O. Max Gardner served as governor of North Carolina from 1929 to 1933, but more importantly, his political organization dominated state politics from the 1920s to the 1940s. As a result, Gardner and his allies controlled the Democratic Party when it dominated the state and the South. Although initially he endorsed publicly the New Deal, Gardner privately criticized some New Deal programs. By the late 1930s, as the New Deal became more pro-labor and anti-business, Gardner privately opposed it and fought to prevent the implementation of Roosevelt’s “court-packing scheme” and supported New Deal opponents during the 1938 election.
Author: Douglas Carl Abrams
Carl Abrams, Professor of History at Bob Jones University and Chair of the Department of Social Studies Education, has written about American political and religious history of the 1920s and 1930s. His works include Conservative Constraints: North Carolina and the New Deal (Jackson, 1992) and Selling the Old-Time Religion: American Fundamentalists and Mass Culture, 1920-1940 (Athens, 2001). He is currently writing a history of the ideology of the first generation of fundamentalists.
Thomas W. Bickett, a native of Monroe and graduate of Wake Forest College, studied law at the University of North Carolina. After a brief tenure in the state House of Representatives, he served as North Carolina attorney general from 1909 to 1917. In 1916 he was elected governor. Inaugurated on January 11, 1917, Bickett’s gubernatorial administration included the beginning of a juvenile court system, the expansion of the state’s roads and improvements in education, and the prison system.
The administration of Clyde R. Hoey as governor from 1937 to 1941 reaffirmed conservative rule in the state and also the power of the "Shelby dynasty," the label given to the political organization of former governor Max Gardner, Hoey’s brother-in-law and fellow resident of Shelby.
John C. B. Ehringhaus served as a Democratic governor in the most important era’s in the state’s history since Reconstruction—the Great Depression and New Deal. Ehringhaus intended to maintain the conservative, pro-business policies of his predecessor, O. Max. Gardner, yet like other conservative Democrats in the state, he supported President Franklin Delano Roosevelt, who was very popular, and favored some New Deal policies–ones that did not threaten the fiscal conservatism of state government. Overall, Ehringhaus limited the impact of the New Deal in the state.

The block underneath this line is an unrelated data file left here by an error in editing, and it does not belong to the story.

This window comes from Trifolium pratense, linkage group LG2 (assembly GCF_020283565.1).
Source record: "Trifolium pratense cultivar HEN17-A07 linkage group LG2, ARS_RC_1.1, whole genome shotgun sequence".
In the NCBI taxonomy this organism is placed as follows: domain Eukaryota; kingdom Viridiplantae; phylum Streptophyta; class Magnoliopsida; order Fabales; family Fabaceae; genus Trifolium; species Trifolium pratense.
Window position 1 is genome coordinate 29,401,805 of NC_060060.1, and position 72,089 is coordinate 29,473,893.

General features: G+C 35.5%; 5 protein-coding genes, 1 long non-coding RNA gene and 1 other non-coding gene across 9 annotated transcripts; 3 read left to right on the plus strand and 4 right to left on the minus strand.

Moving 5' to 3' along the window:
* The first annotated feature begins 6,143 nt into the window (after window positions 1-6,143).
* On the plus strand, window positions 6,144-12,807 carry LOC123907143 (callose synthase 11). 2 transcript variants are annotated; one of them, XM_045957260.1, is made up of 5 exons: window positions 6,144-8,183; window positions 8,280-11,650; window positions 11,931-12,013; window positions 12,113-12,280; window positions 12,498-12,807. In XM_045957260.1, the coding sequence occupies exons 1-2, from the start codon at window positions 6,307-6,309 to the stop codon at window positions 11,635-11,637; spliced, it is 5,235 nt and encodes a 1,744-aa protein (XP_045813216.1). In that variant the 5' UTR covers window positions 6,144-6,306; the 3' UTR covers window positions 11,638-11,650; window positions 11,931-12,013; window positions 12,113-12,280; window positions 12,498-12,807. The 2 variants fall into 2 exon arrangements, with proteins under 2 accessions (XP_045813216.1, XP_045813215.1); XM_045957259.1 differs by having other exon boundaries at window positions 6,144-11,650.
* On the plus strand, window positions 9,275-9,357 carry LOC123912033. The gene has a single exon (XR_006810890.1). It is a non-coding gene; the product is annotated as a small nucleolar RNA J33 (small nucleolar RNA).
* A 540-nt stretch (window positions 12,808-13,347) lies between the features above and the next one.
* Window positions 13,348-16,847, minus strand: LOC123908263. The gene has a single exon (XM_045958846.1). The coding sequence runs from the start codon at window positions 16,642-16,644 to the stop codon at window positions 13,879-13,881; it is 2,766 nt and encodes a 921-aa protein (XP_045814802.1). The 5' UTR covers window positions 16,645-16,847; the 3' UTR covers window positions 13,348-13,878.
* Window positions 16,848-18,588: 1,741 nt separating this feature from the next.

This major public works program represented one failure of the New Deal to end the Great Depression. The WPA spent over $60 million in North Carolina, but critics charged that relief weakened the work ethic. North Carolina farmers and industrialists resented the competition for labor; the unemployed could work for the WPA rather than in the fields and factories. Conservatives also fought power shifting from the state and local levels to Washington, D.C. Despite the WPA’s existence, the Great Depression worsened by the late 1930s. But by the early 1940s, market forces and wartime demand had rejuvenated the economy.
At times conservative, at times progressive (as defined in the early 1900s), Cameron Morrison rose to political prominence in North Carolina as an ally of Furnifold M. Simmons, Democratic stalwart who dominated the state’s politics in the early decades of the twentieth century. During the late 1800s, Morrison started gaining statewide fame for leading the “Red Shirts." But he is most known for being "The Good Roads Governor" (1921-1925) and opposing the teaching of evolution in public schools. After his gubernatorial career, Morrison served as a United States Senator and Congressman.
North Carolina’s conservatism in the 1930s contradicts the state’s progressive image, or rather, the myth of its progressivism, born of developments before and after the 1930s. The conservative opposition to the New Deal created momentum for a postwar conservatism and a viable two-party competition in the state. Genuine liberalism, New Deal or otherwise, one could argue, has yet to capture the Tar Heel state.
Federal programs to fight the Great Depression brought almost $440 million by 1938 to North Carolina. Conservative Democrats who had fought the reforms in the state, nonetheless, eagerly accepted the largesse from Washington, D.C. The most important New Deal program in the state was the Agricultural Adjustment Administration (AAA), which essentially paid farmers a modest amount to grow less tobacco, the state’s largest crop, as well as controlling other crops.
After his gubernatorial victory in 1928, with no opposition in the Democratic Party, Gardner chose his successor, John C. B. Ehringhaus, who won the governor’s race in 1932; Gardner’s brother-in-law and fellow citizen of Shelby, Clyde R. Hoey, also won in 1936. As a result, Gardner and his allies controlled the Democratic Party when it dominated the state and the South.